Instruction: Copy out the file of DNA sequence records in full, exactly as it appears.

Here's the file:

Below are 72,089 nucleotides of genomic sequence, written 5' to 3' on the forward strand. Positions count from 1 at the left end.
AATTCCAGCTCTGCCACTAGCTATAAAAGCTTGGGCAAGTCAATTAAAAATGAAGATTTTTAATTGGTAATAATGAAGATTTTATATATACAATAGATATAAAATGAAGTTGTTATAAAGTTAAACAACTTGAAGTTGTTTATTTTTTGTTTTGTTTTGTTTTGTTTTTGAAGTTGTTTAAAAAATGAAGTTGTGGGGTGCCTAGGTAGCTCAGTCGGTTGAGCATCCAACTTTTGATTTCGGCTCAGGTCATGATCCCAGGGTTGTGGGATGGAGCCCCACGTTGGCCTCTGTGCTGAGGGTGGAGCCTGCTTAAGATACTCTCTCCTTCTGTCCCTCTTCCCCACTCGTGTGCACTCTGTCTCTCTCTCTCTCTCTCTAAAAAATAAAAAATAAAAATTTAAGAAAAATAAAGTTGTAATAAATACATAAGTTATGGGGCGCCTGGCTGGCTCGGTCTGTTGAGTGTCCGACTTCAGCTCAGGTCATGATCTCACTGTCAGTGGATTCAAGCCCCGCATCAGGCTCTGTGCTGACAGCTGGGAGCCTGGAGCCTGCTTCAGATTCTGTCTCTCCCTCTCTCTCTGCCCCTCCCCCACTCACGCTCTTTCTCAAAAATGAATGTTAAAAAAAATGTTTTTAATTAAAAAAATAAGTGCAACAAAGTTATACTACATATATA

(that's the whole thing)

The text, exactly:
Below are 72,089 nucleotides of genomic sequence, written 5' to 3' on the forward strand. Positions count from 1 at the left end.
AATTCCAGCTCTGCCACTAGCTATAAAAGCTTGGGCAAGTCAATTAAAAATGAAGATTTTTAATTGGTAATAATGAAGATTTTATATATACAATAGATATAAAATGAAGTTGTTATAAAGTTAAACAACTTGAAGTTGTTTATTTTTTGTTTTGTTTTGTTTTGTTTTTGAAGTTGTTTAAAAAATGAAGTTGTGGGGTGCCTAGGTAGCTCAGTCGGTTGAGCATCCAACTTTTGATTTCGGCTCAGGTCATGATCCCAGGGTTGTGGGATGGAGCCCCACGTTGGCCTCTGTGCTGAGGGTGGAGCCTGCTTAAGATACTCTCTCCTTCTGTCCCTCTTCCCCACTCGTGTGCACTCTGTCTCTCTCTCTCTCTCTCTAAAAAATAAAAAATAAAAATTTAAGAAAAATAAAGTTGTAATAAATACATAAGTTATGGGGCGCCTGGCTGGCTCGGTCTGTTGAGTGTCCGACTTCAGCTCAGGTCATGATCTCACTGTCAGTGGATTCAAGCCCCGCATCAGGCTCTGTGCTGACAGCTGGGAGCCTGGAGCCTGCTTCAGATTCTGTCTCTCCCTCTCTCTCTGCCCCTCCCCCACTCACGCTCTTTCTCAAAAATGAATGTTAAAAAAAATGTTTTTAATTAAAAAAATAAGTGCAACAAAGTTATACTACATATATA